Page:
In October, the world-renowned Carnegie Hall re-opened its doors in New York City, after closing to live music for more than 570 days due to the health and economic crisis.
The famed venue’s 2021-2022 season will consist of more than 100 performances presented on Carnegie Hall’s three stages, plus a wide range of music education and social impact programming created by their Weill Music Institute. The first show on October 6 featured composer Valerie Coleman performing her work “Seven O’Clock Shout” as a dedication to frontline workers, with support from the Philadelphia Orchestra.
Created by philanthropist Andrew Carnegie in 1891, Carnegie Hall has grown to become one of the most prestigious venues in the world, hosting a wide variety of musical genres over its hundred plus years, including classical works by Tchaikovsky, jazz from Billie Holiday, ballads from Judy Garland and rock and roll from The Beatles.
Along with its live performances, Carnegie Hall plays an important role in New York City’s arts community. The Hall was established as a nonprofit in 1960, and continuously reaffirms its commitment to help everyone access the transformative power of music by creating groundbreaking music programs and exciting artistic initiatives. During the last year, the Hall brought many live performances online, so musicians could play together (via video conference) or families could enjoy live music at home.
Robert F. Smith’s Commitment to Funding Music Education Initiatives
Robert F. Smith is currently chairman of the Carnegie Hall Board of Trustees, and is passionate about supporting music and the arts. Smith became a Carnegie Hall Trustee in 2013, and was elected chairman in 2016. “He recognizes that music education is important to the intellectual development of young people and that we must play a role in returning music to our schools.” said Carnegie Hall President Sanford I. Weill on Smith’s election as chairman.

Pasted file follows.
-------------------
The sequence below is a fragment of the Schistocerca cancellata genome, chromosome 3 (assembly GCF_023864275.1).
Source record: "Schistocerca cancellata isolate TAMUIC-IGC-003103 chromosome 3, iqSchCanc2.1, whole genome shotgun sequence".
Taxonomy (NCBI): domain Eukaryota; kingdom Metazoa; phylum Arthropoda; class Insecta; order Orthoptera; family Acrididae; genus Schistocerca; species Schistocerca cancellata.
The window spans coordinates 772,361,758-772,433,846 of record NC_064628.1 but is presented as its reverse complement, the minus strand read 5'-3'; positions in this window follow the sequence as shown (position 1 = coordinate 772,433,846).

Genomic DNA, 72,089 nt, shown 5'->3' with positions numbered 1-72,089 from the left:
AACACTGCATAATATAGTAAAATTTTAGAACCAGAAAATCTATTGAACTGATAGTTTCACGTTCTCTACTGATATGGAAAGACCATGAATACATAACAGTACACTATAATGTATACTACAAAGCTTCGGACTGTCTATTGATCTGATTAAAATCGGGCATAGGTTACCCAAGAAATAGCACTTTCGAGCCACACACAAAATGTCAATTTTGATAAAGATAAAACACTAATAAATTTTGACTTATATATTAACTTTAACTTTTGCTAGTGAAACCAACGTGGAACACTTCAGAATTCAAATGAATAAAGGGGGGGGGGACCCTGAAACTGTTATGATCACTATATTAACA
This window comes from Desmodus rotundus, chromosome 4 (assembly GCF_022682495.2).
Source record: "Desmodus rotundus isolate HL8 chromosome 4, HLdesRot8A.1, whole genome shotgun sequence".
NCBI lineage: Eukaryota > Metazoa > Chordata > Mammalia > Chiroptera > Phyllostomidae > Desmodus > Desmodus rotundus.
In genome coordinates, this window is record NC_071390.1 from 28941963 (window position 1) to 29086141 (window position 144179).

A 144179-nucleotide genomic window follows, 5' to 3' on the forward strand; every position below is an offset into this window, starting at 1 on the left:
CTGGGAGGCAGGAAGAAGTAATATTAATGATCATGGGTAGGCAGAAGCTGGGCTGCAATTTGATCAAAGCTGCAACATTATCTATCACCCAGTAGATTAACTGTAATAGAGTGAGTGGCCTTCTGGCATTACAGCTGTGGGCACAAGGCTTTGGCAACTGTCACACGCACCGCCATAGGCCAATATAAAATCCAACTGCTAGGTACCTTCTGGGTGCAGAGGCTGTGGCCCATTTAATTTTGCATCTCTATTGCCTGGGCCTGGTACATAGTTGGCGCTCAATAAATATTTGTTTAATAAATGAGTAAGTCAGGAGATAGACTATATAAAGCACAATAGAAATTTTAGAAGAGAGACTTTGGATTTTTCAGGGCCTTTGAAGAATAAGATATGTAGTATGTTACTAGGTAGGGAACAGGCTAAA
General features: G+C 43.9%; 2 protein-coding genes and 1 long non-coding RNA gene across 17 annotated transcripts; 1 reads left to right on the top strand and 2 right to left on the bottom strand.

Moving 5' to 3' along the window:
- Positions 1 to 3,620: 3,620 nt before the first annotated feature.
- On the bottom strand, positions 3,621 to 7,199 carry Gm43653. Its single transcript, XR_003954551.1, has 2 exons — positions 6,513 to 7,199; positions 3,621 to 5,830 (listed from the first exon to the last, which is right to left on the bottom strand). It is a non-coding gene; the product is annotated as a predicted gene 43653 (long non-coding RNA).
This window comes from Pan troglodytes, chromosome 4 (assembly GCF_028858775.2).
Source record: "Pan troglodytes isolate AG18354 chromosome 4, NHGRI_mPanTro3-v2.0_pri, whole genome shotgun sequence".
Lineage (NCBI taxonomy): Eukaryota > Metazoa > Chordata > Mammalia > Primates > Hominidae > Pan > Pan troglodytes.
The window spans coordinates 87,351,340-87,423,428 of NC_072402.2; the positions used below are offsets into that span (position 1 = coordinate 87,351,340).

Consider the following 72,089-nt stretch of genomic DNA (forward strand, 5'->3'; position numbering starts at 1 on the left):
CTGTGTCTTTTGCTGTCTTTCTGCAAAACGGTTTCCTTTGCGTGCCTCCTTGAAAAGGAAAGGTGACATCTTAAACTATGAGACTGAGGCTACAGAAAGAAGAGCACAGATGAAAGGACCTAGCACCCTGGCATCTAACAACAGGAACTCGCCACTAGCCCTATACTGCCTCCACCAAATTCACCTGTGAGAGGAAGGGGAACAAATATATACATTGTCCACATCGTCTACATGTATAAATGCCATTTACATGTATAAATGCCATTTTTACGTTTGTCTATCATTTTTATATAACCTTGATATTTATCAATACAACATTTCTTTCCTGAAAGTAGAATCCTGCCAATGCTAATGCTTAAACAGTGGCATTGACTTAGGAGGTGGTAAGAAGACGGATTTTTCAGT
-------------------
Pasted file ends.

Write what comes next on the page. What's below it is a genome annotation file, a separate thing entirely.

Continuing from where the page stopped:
Smith directly supported many programs that Carnegie Hall offers. He is a co-founding patron of the National Youth Orchestra of the United States of America and a global ambassador of Ensemble Connect, a fellowship program for exceptional young musicians.
Outside of Carnegie Hall, Smith championed multiple African American-focused music and arts initiatives throughout his philanthropic career. A few examples of his support include several notable donations. In 2015, Smith reached out to talk to the Louis Armstrong House Museum in Queens, NY to discuss ways in which they could benefit from support for their preservation efforts. The next year, Fund II Foundation, of which Smith is founding director and President, awarded the museum a $3 million grant, the majority of which went towards efforts to digitize all of the famed musician’s recordings, so they could be shared online. In 2016, Smith made a $250,000 donation to the Sphinx Organization, a nonprofit focused on increasing representation of Black and Latinx classical artists. The organization also awards the Robert Frederick Smith prize each year to an outstanding classical musician, decided through a rigorous annual performance competition. Fund II Foundation contributed another $3 million to Sphinx Organization in 2019. In 2019, Smith made a $20 million donation, the largest by an individual donor, to the National Museum of African American History and Culture.
Learn more about Robert F. Smith’s efforts to champion arts and music education with the Sphinx Organization.